Monday, 4 October 2010

A missed opportunity

Sitting at my desk yesterday afternoon, I heard the bells of Taizé ringing. Nothing new, I hear them three times a day every day except Sundays when it is only twice. But it was quarter past four in the afternoon! Any Taizé goer knows that Nothing happens at that time on a Sunday, Our house photographed from Taizéin fact Sunday is dedicated to welcoming new guests and saying farewell to the guests from the previous week. A quick check on the Taizé website revealed nothing exciting, so what was going on? A mystery.

Last week when we visited a client’s home to check on the house, collect their newly issued house number (worthy of a blog in its own right!) and to empty the letter box, we found a magazine called “Le Lien entre Grosne et Guye” . Obviously some local publication (as the next layer up from our commune is the Communauté de Communes entre Grosne et Guye) and we put the magazine on one side eventually to be read or thrown away. A quick flick through revealed an article about Taizé that I wanted to read at my leisure, so the magazine went on to the “to be dealt with” pile. The date at the top of the page of this article must have stuck deep into my subconscious as in the middle of the night, last night, I suddenly thought that this article might give me some insight into the unusual bell ringing.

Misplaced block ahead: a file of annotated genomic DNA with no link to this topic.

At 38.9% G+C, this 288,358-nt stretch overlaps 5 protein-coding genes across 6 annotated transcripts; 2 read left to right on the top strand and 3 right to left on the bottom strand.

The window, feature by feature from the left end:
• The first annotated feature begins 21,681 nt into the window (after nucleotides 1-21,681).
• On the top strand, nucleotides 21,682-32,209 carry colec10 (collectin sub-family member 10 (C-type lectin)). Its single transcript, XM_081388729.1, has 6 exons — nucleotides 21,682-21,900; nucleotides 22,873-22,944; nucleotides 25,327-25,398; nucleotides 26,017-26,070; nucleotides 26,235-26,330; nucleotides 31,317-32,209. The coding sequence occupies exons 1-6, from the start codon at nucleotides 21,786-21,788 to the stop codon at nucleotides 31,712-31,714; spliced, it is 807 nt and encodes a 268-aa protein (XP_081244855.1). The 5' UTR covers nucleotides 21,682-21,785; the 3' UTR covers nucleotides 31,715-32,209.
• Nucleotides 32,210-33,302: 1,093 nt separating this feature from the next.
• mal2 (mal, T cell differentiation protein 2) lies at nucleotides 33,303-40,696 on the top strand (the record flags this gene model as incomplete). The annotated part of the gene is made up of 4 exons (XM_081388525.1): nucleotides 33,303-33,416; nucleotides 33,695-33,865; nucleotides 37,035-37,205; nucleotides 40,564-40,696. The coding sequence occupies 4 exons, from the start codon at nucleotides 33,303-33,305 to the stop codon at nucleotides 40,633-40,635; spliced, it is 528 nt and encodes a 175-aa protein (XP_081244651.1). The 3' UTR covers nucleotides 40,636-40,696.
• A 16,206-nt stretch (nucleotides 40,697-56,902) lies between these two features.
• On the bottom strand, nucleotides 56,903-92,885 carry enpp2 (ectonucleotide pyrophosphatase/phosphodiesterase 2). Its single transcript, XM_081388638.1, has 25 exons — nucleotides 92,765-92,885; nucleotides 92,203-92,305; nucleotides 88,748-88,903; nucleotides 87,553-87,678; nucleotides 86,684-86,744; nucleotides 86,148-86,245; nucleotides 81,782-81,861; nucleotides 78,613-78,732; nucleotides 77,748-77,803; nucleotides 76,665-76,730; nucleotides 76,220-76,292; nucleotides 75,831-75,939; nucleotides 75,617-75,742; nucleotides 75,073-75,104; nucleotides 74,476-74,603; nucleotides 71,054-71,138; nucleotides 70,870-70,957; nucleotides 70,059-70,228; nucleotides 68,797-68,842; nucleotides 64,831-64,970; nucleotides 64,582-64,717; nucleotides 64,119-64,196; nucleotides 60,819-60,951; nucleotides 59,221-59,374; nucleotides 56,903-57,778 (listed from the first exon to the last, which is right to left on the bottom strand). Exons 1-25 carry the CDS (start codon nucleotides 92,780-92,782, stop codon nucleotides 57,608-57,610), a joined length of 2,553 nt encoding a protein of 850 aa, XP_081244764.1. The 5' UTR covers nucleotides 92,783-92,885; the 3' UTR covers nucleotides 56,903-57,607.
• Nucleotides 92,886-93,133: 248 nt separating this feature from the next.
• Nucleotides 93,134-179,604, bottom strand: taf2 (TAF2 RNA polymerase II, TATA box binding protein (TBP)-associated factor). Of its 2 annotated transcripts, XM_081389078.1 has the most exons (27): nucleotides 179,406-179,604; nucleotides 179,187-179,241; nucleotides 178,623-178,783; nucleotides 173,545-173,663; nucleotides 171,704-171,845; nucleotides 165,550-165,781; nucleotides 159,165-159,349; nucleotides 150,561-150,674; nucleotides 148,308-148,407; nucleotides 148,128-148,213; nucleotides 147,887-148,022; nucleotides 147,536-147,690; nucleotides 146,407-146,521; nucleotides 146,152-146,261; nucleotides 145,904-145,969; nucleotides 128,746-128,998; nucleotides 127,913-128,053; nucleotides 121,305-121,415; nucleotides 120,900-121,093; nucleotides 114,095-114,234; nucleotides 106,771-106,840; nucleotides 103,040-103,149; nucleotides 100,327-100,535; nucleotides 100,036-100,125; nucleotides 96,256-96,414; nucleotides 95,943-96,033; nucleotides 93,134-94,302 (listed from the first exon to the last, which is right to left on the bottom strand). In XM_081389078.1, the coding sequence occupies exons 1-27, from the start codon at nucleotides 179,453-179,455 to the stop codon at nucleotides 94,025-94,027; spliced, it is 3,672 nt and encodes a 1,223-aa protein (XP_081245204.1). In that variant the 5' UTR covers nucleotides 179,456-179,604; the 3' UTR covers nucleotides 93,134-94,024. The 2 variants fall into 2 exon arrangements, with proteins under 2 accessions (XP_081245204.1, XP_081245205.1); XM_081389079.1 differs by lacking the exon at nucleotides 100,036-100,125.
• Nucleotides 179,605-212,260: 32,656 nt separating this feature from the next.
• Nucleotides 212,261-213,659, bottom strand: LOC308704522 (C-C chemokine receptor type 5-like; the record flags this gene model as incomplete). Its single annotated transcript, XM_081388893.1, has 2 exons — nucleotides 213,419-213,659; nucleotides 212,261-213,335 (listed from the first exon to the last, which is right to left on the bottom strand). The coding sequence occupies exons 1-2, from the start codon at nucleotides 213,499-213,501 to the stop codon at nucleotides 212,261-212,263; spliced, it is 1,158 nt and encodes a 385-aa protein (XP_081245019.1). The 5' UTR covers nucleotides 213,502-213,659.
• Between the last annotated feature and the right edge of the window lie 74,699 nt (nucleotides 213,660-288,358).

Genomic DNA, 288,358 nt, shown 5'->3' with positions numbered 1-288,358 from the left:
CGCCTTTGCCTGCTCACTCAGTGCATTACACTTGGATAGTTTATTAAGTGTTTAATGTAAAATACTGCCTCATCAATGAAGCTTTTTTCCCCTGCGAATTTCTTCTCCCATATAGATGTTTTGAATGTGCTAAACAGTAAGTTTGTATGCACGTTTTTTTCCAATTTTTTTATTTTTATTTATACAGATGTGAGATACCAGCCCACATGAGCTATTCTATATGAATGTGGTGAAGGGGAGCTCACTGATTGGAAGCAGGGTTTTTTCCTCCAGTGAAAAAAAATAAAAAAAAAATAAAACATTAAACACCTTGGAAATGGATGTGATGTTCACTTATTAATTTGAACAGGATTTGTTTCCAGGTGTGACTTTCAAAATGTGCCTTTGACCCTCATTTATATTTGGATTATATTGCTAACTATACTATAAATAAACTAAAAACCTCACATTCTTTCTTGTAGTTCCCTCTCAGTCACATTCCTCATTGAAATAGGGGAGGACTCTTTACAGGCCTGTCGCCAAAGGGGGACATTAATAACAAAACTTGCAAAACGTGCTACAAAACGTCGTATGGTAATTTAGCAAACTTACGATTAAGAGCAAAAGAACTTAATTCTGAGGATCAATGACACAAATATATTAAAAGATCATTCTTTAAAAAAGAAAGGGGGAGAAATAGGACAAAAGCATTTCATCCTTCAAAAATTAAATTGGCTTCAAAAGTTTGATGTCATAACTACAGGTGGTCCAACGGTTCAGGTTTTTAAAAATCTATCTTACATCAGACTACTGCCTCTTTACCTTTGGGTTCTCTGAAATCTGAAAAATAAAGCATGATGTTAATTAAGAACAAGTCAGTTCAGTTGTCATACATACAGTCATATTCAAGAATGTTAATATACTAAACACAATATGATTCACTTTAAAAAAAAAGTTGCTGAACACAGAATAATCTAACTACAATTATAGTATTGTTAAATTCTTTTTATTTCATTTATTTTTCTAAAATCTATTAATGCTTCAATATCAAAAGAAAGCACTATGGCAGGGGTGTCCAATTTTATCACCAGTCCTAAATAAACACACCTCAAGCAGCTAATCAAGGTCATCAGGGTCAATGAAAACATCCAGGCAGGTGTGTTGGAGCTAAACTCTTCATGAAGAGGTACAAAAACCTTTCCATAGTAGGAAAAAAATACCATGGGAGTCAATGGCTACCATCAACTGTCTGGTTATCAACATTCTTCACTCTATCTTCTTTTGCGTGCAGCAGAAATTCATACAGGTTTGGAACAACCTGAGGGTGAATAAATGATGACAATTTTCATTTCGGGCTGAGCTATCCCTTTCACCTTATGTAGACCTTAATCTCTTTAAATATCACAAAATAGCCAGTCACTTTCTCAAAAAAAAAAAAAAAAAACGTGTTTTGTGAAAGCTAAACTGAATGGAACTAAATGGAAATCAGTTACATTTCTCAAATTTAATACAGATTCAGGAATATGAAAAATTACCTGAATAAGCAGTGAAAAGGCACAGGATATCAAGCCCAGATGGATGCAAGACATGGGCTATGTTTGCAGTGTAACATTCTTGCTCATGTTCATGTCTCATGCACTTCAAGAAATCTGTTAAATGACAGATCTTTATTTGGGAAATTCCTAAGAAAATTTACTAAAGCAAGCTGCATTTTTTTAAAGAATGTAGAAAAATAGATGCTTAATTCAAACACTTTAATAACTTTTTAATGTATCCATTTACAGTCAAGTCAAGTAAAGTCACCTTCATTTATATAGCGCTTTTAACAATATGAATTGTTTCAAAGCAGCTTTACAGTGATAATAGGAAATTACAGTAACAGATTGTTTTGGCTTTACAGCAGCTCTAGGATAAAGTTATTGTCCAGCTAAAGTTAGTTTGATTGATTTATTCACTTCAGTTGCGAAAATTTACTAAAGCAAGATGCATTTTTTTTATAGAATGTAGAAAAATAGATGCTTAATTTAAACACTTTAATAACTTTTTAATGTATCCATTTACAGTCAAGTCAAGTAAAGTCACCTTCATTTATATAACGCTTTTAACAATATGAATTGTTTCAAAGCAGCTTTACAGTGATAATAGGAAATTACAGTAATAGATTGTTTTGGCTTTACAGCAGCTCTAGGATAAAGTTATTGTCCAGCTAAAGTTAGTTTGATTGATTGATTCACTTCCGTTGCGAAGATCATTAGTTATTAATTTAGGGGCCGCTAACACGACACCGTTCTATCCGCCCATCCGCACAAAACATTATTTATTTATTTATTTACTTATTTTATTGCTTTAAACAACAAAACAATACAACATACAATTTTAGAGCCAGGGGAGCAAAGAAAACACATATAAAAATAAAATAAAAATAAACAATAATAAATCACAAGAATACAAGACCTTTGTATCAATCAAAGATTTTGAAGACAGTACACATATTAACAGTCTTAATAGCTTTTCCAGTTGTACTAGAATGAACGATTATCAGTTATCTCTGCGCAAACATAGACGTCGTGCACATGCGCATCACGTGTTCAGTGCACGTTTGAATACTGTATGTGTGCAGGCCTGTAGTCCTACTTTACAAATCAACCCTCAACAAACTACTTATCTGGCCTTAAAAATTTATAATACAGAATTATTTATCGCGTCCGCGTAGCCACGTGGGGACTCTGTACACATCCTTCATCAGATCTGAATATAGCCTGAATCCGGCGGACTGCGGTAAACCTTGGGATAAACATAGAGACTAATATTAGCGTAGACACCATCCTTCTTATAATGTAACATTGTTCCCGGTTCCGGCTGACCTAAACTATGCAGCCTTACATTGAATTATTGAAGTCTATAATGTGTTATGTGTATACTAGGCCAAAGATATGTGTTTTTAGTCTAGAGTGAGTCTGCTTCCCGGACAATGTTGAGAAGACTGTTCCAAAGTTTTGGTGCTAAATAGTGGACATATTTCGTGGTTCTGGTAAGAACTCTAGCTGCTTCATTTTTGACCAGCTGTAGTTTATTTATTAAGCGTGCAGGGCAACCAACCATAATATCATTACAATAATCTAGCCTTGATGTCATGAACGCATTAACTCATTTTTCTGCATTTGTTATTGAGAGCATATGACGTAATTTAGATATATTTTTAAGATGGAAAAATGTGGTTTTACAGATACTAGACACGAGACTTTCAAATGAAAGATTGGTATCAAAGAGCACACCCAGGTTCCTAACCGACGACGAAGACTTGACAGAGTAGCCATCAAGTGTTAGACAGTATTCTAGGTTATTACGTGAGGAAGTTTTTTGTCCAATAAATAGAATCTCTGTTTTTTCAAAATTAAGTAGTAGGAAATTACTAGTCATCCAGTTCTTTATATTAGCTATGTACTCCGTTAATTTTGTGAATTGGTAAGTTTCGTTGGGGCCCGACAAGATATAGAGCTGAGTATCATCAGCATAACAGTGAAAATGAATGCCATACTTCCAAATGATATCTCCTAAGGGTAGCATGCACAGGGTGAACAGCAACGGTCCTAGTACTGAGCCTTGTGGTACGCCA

When he reads this blog, Cees will happily say “you should have read the article when you spotted it!” and on this occasion I will say, “OK you are right” because the little article actually gave details of an open day at Taizé for all the congregations between the river Grosne and the river Guye, The inside of the Taizé churchculminating with a Catholic Eucharist at four thirty. Four thirty must be the time they allocate to visiting groups as it was mid one Thursday afternoon last summer when the Archbishop of Canterbury was visiting that the Anglicans were allowed to hold their Eucharist.

Yesterday the day in Taizé was themed “hospitality”. Hospitality is one of the key elements of the monastic tradition, chapter 53 in Saint Benedict’s Rule concentrates how the role hospitality plays a key part in the Benedictine order and as anyone who has seen anything of the Taizé order will know, the brothers there are no strangers to hospitality themselves, housing and feeding hundreds of thousands a year.

After the morning service up until lunch was taken up to the study of St Luke chapter 10 which contains amongst other things the parable of the Good Samaritan, but in its totality it concentrates on the meaning of hospitality and the reciprocity of that hospitality. Having now read the article, I am very sorry indeed that I missed the day and the next time this magazine falls into my hands, I will read it from cover to cover to make sure I don’t miss anything like this again. Another lesson learnt!

La Tuilerie Website

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